According to new research in The Chinese Economy by DCFR president Jennifer Warren and distinguished finance professor Andrew Chen, “the world’s economic system and ecosystem have everything to gain by teasing apart the issues related to infrastructure and climate change” in China. In the Sept/Oct issue, the authors suggest that large sums of capital will be needed to finance green infrastructure in China, and that traditional approaches warrant re-thinking. While cooperative approaches between government and the private sector are necessary, a more modern approach via capital markets can vet projects and minimize distortions and waste that current “contract finance” approaches tend to deliver.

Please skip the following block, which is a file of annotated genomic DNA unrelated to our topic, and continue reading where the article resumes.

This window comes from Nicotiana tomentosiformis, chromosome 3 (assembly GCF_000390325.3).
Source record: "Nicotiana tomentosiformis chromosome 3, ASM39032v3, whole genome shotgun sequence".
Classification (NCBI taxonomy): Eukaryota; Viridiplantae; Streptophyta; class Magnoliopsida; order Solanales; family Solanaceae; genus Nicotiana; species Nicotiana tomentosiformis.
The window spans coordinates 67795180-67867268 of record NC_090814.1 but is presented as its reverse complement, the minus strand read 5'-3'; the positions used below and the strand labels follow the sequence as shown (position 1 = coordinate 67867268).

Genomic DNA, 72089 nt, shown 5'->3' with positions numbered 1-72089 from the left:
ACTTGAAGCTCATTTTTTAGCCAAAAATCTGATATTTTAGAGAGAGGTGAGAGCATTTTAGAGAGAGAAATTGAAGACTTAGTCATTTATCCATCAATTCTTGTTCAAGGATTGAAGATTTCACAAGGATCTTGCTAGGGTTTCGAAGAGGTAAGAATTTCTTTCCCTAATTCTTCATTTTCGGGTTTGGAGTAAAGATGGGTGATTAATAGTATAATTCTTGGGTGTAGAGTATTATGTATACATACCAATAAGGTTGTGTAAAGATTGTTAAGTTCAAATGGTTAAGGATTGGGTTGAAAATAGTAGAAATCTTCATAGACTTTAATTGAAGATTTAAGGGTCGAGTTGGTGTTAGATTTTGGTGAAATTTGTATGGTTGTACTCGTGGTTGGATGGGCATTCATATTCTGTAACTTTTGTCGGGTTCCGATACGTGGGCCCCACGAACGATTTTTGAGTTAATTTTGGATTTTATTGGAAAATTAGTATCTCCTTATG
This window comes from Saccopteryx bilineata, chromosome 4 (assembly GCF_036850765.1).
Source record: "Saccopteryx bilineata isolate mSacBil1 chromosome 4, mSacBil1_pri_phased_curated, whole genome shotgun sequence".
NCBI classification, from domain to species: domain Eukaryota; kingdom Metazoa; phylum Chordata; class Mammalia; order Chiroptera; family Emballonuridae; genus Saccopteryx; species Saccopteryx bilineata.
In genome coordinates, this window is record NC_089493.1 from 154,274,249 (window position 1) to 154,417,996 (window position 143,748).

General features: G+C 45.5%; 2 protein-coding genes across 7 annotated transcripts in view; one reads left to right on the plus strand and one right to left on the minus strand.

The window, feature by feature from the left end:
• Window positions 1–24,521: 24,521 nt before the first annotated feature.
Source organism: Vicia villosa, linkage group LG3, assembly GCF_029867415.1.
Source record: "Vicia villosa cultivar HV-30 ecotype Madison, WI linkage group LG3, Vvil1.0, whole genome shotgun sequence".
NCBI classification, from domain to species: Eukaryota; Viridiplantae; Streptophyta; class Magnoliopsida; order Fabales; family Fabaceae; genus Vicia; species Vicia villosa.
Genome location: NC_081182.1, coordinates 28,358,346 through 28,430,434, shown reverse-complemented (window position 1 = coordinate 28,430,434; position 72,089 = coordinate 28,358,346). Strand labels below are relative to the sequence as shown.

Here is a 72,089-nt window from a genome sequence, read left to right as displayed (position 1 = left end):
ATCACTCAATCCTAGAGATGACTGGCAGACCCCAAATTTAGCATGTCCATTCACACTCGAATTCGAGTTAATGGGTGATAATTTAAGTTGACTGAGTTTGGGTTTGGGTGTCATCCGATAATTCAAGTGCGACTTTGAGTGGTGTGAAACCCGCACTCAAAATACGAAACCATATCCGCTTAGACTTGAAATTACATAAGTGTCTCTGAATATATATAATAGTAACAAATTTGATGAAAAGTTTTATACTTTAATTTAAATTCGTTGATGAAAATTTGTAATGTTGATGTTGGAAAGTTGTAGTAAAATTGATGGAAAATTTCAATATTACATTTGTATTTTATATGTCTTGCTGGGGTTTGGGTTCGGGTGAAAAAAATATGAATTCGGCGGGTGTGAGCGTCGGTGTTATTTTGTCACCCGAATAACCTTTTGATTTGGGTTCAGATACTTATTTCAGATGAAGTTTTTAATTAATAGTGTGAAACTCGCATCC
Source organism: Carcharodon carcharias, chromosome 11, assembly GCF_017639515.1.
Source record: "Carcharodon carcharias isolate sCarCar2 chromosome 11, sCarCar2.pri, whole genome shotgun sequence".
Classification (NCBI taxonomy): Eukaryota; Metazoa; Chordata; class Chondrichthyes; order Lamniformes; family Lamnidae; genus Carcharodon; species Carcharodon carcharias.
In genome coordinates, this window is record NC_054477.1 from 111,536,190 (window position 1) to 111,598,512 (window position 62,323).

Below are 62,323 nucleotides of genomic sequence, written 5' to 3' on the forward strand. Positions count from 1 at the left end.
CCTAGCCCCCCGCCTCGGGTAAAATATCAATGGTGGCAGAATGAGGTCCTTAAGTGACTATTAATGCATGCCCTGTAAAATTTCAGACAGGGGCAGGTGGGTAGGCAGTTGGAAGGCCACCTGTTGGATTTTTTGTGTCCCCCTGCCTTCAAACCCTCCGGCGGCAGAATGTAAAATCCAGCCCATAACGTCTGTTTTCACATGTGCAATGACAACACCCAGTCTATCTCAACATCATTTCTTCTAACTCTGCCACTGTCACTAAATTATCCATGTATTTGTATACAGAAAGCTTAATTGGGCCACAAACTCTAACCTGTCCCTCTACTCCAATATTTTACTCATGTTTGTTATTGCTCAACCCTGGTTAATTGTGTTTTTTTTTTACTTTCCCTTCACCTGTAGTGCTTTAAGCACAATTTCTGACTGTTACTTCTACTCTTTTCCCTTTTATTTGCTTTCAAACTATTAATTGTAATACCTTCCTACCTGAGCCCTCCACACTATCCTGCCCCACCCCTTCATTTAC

China outpaced the U.S. in carbon emissions several years ago and is placed to overtake U.S. emissions by 34% in 2015, and 65% in 2030. Air and water pollution in China shave off roughly 2.3% of GDP, according to a May 2010 Economist survey report and other sources. To meet electricity demand in China to 2030, about $2.76 trillion is estimated as the required investment. The Asian Development Bank estimates that for the next ten years a minimum of $300 billion will need to be invested for infrastructure development in the Asia-Pacific region, a large part of which will be for water infrastructure. The authors parse China’s energy and water infrastructure to suggest a path of sustainable growth and development with dividends to the environment and Chinese economy.